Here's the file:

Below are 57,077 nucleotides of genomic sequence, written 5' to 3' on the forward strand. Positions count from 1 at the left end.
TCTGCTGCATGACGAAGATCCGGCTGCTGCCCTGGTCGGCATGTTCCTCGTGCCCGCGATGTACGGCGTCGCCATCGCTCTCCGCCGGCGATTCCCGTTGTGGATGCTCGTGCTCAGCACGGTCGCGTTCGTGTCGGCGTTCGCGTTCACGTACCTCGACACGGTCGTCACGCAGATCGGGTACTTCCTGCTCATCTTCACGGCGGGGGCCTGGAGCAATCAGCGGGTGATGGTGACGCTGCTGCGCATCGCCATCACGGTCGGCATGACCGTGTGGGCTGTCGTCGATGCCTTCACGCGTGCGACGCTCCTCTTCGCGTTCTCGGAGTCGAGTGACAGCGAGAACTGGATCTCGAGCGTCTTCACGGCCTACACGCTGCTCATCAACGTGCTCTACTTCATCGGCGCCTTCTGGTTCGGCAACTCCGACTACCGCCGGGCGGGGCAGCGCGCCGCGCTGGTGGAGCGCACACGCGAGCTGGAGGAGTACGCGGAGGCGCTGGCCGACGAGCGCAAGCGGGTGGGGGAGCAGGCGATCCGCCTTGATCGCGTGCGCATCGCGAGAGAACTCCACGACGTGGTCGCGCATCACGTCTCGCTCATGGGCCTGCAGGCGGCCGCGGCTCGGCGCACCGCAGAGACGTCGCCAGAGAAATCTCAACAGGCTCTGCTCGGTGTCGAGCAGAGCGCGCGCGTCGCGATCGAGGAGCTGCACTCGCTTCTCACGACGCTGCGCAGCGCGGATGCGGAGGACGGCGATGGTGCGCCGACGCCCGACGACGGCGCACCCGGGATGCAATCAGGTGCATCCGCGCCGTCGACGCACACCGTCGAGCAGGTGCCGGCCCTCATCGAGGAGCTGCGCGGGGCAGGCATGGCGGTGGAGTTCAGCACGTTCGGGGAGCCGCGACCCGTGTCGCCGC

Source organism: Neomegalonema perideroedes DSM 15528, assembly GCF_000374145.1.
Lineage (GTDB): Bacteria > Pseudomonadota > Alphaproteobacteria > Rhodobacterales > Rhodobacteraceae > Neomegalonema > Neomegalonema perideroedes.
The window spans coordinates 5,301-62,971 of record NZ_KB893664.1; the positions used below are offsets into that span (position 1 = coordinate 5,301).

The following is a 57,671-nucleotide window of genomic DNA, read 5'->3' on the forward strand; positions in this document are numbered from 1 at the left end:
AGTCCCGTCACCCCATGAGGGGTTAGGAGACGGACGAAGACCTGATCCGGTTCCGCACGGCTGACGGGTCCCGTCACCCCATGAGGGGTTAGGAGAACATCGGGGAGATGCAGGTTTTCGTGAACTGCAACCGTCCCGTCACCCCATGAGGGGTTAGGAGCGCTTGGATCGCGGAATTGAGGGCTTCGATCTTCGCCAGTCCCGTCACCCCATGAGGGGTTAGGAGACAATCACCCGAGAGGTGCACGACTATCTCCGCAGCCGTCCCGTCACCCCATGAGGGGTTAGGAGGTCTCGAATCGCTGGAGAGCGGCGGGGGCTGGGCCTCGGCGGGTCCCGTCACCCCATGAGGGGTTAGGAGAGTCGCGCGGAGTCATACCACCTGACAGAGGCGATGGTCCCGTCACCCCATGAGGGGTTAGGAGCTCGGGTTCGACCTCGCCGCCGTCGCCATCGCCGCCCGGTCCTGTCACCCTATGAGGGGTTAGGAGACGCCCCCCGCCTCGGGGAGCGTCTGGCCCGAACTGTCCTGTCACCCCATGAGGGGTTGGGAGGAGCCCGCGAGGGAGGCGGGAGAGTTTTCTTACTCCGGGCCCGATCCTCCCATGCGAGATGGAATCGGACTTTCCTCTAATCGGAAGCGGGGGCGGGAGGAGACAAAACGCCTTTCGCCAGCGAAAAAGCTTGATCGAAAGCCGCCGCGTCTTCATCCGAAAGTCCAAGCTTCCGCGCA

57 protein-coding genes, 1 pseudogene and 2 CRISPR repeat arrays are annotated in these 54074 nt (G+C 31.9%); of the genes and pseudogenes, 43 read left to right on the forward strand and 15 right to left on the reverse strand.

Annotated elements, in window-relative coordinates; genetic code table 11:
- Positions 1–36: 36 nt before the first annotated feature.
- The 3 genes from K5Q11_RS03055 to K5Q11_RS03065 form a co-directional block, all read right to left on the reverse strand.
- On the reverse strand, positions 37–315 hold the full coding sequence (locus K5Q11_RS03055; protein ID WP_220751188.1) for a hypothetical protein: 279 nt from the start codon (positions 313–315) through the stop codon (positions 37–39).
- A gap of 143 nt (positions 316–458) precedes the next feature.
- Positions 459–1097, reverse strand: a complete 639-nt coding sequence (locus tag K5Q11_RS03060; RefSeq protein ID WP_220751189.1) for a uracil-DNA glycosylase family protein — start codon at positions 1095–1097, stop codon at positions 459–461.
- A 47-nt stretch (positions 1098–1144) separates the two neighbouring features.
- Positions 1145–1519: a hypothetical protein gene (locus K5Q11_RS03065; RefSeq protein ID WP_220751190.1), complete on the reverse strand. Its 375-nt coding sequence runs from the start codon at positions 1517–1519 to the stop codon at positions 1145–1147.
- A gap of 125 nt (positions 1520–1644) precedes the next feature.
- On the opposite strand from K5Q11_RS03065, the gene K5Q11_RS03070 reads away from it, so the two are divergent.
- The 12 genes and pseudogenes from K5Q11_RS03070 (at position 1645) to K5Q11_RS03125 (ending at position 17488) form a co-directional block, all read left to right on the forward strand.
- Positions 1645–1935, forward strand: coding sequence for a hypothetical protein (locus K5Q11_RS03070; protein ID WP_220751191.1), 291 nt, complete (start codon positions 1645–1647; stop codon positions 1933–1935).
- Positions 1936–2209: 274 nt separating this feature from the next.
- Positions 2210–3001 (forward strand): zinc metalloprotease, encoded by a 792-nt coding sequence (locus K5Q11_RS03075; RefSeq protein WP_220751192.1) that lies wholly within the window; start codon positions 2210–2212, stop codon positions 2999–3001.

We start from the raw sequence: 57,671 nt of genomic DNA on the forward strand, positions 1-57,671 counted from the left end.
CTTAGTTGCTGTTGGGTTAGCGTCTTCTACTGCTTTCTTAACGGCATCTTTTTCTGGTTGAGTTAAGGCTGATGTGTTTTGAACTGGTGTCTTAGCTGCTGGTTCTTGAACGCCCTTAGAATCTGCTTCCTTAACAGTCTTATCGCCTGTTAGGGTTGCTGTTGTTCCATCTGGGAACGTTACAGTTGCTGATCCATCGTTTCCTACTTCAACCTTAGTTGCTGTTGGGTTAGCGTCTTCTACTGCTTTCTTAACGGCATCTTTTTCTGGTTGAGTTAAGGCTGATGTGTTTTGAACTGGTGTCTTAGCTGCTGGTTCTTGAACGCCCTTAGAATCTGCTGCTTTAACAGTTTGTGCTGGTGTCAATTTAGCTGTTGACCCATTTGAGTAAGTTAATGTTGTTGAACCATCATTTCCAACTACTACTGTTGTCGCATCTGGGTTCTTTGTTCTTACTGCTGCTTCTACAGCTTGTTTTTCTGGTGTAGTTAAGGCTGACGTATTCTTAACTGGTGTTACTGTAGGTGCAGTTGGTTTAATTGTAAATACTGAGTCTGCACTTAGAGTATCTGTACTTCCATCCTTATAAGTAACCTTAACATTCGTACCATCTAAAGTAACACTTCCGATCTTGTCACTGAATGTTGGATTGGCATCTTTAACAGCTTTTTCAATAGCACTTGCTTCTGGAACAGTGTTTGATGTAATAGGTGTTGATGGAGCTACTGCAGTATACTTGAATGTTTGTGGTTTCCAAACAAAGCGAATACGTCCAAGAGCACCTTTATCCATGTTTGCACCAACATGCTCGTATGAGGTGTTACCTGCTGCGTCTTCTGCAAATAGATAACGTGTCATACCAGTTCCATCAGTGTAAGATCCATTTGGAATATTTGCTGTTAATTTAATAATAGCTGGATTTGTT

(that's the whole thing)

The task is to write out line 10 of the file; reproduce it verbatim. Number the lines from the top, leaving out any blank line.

- Positions 1–36: 36 nt before the first annotated feature.